I just started using Webware and it is such a breath of fresh air=
in the Python Web development realm. Excellent job!
I'm trying to create a servlet which can return a Python string=
to the user's browser as a zip file download. Information is=
sent from the user via a post request which is then processed by=
the servlet to produce a final string. I could write that=
string to disk, zip the file, and redirect the user to the file.=
But a Java guru friend of mine showed me a trick where he used=
java.util.zip (something like that) to do it all in memory=
without writing to disk. This functionality is part of the=
built-in Java library he used. This way things are fast and=
there's no need to write a special clean up program to try and=
guess when the user had downloaded the file.
This trick should be just as possible in Python but I haven't=
figured it out yet. I know I can compress strings with zlib but=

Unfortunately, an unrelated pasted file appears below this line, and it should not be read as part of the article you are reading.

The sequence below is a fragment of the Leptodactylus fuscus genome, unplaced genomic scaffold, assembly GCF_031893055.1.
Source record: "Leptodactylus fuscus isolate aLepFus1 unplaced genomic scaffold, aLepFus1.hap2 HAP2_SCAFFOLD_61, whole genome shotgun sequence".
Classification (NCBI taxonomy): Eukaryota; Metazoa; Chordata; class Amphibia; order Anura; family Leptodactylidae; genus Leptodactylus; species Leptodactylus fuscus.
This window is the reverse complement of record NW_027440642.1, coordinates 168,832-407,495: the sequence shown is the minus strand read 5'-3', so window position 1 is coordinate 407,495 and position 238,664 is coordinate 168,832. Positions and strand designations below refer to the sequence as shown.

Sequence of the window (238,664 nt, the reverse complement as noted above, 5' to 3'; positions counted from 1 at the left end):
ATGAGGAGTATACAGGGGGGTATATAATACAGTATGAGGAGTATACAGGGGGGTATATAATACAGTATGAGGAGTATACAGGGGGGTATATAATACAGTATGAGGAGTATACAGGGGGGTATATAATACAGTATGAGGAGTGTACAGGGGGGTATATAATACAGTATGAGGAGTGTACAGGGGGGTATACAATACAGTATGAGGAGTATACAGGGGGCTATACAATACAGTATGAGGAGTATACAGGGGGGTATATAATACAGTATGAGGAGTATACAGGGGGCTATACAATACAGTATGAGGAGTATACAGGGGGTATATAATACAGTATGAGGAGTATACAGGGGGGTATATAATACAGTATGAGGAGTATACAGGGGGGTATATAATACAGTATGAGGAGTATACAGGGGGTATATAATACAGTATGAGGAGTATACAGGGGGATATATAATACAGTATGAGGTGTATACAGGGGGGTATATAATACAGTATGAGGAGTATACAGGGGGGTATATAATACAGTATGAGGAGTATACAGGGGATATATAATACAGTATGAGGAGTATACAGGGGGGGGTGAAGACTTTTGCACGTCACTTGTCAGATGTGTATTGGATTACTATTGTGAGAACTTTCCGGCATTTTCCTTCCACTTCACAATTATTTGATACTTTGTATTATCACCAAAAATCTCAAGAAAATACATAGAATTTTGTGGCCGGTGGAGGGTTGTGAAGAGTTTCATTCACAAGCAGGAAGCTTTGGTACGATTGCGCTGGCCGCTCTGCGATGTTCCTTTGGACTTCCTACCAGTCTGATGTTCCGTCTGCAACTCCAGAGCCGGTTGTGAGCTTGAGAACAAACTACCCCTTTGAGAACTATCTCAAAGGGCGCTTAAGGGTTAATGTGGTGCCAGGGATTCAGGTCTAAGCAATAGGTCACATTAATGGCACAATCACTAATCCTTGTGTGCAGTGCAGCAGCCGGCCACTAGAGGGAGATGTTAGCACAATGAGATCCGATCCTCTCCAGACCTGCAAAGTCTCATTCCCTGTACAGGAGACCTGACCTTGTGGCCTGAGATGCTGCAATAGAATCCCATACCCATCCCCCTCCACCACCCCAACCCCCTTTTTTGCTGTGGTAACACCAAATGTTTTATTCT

I'm not sure how to create a response to make it look like a zip=
file to the user's browser.
Here's the meager first attempt I made without compressing the=
string just to see if the browser would behave as if it were=
seeing a zip file. I just added what I thought would be the=
appropriate mime type in the header:
from WebKit.Servlet import Servlet
def respond(self, trans):
This servlet just returns the entire response string as a string.=
From: Ian Bicking <ianb@co...> - 2002-08-19 17:24:48
On Mon, 2002-08-19 at 12:14, jlawhead@... wrote:
> from WebKit.Servlet import Servlet
> class ZipSample(Servlet):
> def respond(self, trans):
> trans.response().write('Content-type: application/zip; name="test.zip"\nContent-Transfer-Encoding: base64\n\n\nHello, world!\n')
You need use addHeader, like:
trans.response().addHeader('Content-type', 'application/zip; name="test.zip")
There's no particular reason to use base64, but each header would be its
own addHeader() call.
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